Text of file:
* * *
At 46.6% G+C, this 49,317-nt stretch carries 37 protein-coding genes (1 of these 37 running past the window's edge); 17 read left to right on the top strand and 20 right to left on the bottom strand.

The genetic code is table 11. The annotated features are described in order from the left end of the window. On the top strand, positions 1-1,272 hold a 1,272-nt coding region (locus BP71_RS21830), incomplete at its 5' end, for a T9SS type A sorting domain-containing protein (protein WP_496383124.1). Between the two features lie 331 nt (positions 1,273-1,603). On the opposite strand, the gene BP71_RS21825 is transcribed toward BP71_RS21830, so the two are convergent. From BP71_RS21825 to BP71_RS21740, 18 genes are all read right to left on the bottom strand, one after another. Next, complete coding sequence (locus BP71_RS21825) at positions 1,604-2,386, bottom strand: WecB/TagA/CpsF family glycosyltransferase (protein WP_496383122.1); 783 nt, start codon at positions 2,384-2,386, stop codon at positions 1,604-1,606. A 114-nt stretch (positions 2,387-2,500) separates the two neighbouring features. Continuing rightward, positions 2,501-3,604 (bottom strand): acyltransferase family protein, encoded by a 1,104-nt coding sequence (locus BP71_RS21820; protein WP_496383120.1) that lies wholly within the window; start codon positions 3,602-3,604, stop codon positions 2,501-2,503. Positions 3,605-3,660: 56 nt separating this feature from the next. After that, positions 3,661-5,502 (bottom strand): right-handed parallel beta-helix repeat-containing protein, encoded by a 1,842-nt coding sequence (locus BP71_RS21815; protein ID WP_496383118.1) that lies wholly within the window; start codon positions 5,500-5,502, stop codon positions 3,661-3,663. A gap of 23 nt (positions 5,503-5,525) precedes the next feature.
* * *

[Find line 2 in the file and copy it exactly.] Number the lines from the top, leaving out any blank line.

The genetic code is table 11. The annotated features are described in order from the left end of the window. On the top strand, positions 1-1,272 hold a 1,272-nt coding region (locus BP71_RS21830), incomplete at its 5' end, for a T9SS type A sorting domain-containing protein (protein WP_496383124.1). Between the two features lie 331 nt (positions 1,273-1,603). On the opposite strand, the gene BP71_RS21825 is transcribed toward BP71_RS21830, so the two are convergent. From BP71_RS21825 to BP71_RS21740, 18 genes are all read right to left on the bottom strand, one after another. Next, complete coding sequence (locus BP71_RS21825) at positions 1,604-2,386, bottom strand: WecB/TagA/CpsF family glycosyltransferase (protein WP_496383122.1); 783 nt, start codon at positions 2,384-2,386, stop codon at positions 1,604-1,606. A 114-nt stretch (positions 2,387-2,500) separates the two neighbouring features. Continuing rightward, positions 2,501-3,604 (bottom strand): acyltransferase family protein, encoded by a 1,104-nt coding sequence (locus BP71_RS21820; protein WP_496383120.1) that lies wholly within the window; start codon positions 3,602-3,604, stop codon positions 2,501-2,503. Positions 3,605-3,660: 56 nt separating this feature from the next. After that, positions 3,661-5,502 (bottom strand): right-handed parallel beta-helix repeat-containing protein, encoded by a 1,842-nt coding sequence (locus BP71_RS21815; protein ID WP_496383118.1) that lies wholly within the window; start codon positions 5,500-5,502, stop codon positions 3,661-3,663. A gap of 23 nt (positions 5,503-5,525) precedes the next feature.